Brian Gallagher (MA, 1999, MPhil, 2012) is curator of decorative arts at the Mint Museum in Charlotte, North Carolina, which he joined in July 2007. Since then, he has organized numerous exhibitions, including The Brilliant Period of American Cut Glass, North Carolina Pottery: Diversity and Traditions, and Celebrating Queen Charlotte’s Coronation. Brian was the project manager for several traveling exhibitions, including Made in China: Export Porcelain from the Leo and Doris Hodroff Collection at Winterthur, and Inventing the Modern World: Decorative Arts at the World’s Fairs 1851–1939. His book, British Ceramics 1675–1825: The Mint Museum (2015), highlights over 225 examples of the museum’s nationally recognized British ceramics collection; more recently he organized a new display of that collection in the installation Portals to the Past: British Ceramics 1675–1825. Before joining the Mint, Brian was an assistant curator in the European Sculpture and Decorative Arts Department at the Detroit Institute of Arts. Prior to his museum career, Brian was a research librarian for fourteen years, working in turn for IBM, Salomon Brothers, and J.P. Morgan and Company.

What attracted you to Bard Graduate Center’s program?

I really liked the holistic approach that Bard Graduate Center took to the study of decorative arts. I was a member of the fourth incoming class of master’s students, and even at that early stage in the institution’s history, it had already committed to exposing its students to works of art from many cultures and time periods. I appreciate that they have continued to expand their course offerings over the years, and of course, they couldn’t do that without a top-notch faculty. I am still very grateful for the instruction I received; it has provided a wonderful foundation for my career as a museum curator. I also want to note how invaluable it was for me to have BGC faculty to bring their students to various New York museums, historic houses, and galleries as a part of our instruction.

What was your focus of study here, how did you find yourself involved with it?

I confess that when I entered, I knew almost nothing about the history of decorative arts, except that I liked the American Arts & Crafts Movement. I therefore assumed that it would be my focus. As I was gradually exposed to the great works produced during the Middle Ages, the Renaissance, the Baroque, and so on, I felt as if whole new worlds were opening to me, and I quickly fell in love with them. For my MA studies, I thus focused broadly on European decorative arts, and my thesis was on German house altars from the late sixteenth and early seventeenth centuries. For my PhD studies (I have since been awarded a MPhil), I specialized in the decorative arts of the Renaissance, in part because I knew that would provide me with an excellent foundation regardless of what future projects might be waiting for me.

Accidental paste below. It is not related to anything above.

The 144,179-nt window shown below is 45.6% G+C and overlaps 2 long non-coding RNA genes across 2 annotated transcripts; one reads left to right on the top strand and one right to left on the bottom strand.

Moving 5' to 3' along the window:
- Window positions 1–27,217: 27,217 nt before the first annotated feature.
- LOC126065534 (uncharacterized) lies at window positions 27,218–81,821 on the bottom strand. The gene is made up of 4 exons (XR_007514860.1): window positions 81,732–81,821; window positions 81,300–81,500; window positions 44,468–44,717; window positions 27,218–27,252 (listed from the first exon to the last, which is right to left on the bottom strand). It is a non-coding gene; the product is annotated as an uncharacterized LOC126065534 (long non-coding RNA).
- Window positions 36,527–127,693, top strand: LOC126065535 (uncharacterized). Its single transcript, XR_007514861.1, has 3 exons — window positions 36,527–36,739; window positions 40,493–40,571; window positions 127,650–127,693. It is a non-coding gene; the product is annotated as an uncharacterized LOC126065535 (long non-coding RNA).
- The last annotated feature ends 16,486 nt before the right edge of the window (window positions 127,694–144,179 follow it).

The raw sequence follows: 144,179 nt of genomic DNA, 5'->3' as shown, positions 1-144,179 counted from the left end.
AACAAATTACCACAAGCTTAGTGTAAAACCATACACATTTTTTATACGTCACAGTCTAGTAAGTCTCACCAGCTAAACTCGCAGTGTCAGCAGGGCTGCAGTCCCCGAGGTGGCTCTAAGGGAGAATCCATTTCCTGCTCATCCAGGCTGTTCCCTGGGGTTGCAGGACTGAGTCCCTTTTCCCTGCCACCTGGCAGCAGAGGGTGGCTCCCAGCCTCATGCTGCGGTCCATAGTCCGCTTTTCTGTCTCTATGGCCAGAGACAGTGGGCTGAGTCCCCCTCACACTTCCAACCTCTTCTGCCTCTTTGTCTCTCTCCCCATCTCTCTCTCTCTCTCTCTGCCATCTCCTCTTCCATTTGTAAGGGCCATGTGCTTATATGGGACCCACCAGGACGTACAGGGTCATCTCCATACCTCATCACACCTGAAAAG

You are curator of decorative arts at the Mint Museum. Describe your position and how you came to it. What sort of projects are you working on?

I have been at the Mint Museum since 2007. Prior to my move to Charlotte to accept this position, I worked at the Detroit Institute of Arts, where I was an assistant curator in the European Sculpture and Decorative Arts Department. The DIA was a wonderful training ground for me as a junior curator. I got to work with everything from sixteenth-century German armor to nineteenth-century French glass. I reached a point, though, when I realized that it was time for me to focus more intently in a specific medium so that I could begin making the types of professional contributions to the field that I wanted to. Ceramics have always been of special interest to me, and so when the opportunity came up to be the curator of decorative arts at the Mint, where that medium is so strongly represented, I knew that I had to make the leap!

And now, nine years into the job, I feel that I have finally begun to make some of the contributions that I had hoped to. Last year, for instance, I published British Ceramics 1675 – 1825: The Mint Museum, a catalogue featuring over 225 examples from our permanent collection. I then led the museum’s efforts to reinstall our British ceramics collection in a gallery display we hope our visitors find far more attractive and informative than the previous installation. I am currently working with my colleagues to plan other enhanced displays and reinstallations at the museum. I am also conducting research for an international loan exhibition I am organizing on the black basalt sculpture made by Josiah Wedgwood and other late eighteenth-century Staffordshire potters.

What ultimately is your professional goal?

Honestly, I am very happy where I am and doing what I’m doing. I just want to focus on trying to be the best curator I can be and to get as many people interested in the decorative arts, especially at our museum, as I can!